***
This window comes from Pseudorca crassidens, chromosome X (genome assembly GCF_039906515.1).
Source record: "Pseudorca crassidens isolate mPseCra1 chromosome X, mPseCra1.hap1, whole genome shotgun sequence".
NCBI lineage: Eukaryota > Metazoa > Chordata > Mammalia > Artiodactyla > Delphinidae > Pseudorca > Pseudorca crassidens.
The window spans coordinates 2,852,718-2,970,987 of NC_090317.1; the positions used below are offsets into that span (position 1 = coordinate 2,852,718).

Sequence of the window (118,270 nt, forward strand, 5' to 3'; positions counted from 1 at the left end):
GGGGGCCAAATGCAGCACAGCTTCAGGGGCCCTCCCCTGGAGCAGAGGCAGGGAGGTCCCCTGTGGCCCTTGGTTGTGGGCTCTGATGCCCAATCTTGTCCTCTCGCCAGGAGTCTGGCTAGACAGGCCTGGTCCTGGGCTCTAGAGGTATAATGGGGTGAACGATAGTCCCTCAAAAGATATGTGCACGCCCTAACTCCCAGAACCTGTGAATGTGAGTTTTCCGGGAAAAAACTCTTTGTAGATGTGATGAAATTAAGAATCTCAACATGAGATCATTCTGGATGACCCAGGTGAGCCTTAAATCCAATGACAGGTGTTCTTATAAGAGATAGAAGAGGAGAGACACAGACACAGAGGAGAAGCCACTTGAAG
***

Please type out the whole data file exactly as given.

This window comes from Pseudorca crassidens, chromosome X (genome assembly GCF_039906515.1).
Source record: "Pseudorca crassidens isolate mPseCra1 chromosome X, mPseCra1.hap1, whole genome shotgun sequence".
NCBI lineage: Eukaryota > Metazoa > Chordata > Mammalia > Artiodactyla > Delphinidae > Pseudorca > Pseudorca crassidens.
The window spans coordinates 2,852,718-2,970,987 of NC_090317.1; the positions used below are offsets into that span (position 1 = coordinate 2,852,718).

Sequence of the window (118,270 nt, forward strand, 5' to 3'; positions counted from 1 at the left end):
GGGGGCCAAATGCAGCACAGCTTCAGGGGCCCTCCCCTGGAGCAGAGGCAGGGAGGTCCCCTGTGGCCCTTGGTTGTGGGCTCTGATGCCCAATCTTGTCCTCTCGCCAGGAGTCTGGCTAGACAGGCCTGGTCCTGGGCTCTAGAGGTATAATGGGGTGAACGATAGTCCCTCAAAAGATATGTGCACGCCCTAACTCCCAGAACCTGTGAATGTGAGTTTTCCGGGAAAAAACTCTTTGTAGATGTGATGAAATTAAGAATCTCAACATGAGATCATTCTGGATGACCCAGGTGAGCCTTAAATCCAATGACAGGTGTTCTTATAAGAGATAGAAGAGGAGAGACACAGACACAGAGGAGAAGCCACTTGAAG